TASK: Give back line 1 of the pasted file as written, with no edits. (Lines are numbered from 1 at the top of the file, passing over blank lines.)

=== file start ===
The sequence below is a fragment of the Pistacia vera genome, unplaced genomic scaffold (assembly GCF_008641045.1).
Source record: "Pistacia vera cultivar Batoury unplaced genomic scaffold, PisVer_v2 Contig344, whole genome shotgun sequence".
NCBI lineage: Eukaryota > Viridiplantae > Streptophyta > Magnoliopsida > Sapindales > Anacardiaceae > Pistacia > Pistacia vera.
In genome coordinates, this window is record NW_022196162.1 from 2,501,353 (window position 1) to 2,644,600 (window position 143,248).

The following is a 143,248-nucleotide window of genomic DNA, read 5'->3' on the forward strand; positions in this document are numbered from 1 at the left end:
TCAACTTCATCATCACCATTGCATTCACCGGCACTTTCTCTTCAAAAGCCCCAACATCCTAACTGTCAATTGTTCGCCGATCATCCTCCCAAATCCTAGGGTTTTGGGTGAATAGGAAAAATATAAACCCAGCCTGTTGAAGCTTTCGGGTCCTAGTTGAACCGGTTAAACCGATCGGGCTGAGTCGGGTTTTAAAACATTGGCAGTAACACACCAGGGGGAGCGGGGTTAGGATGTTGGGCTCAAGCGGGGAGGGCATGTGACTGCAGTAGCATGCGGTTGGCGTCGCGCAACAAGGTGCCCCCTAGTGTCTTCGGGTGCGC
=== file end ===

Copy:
The sequence below is a fragment of the Pistacia vera genome, unplaced genomic scaffold (assembly GCF_008641045.1).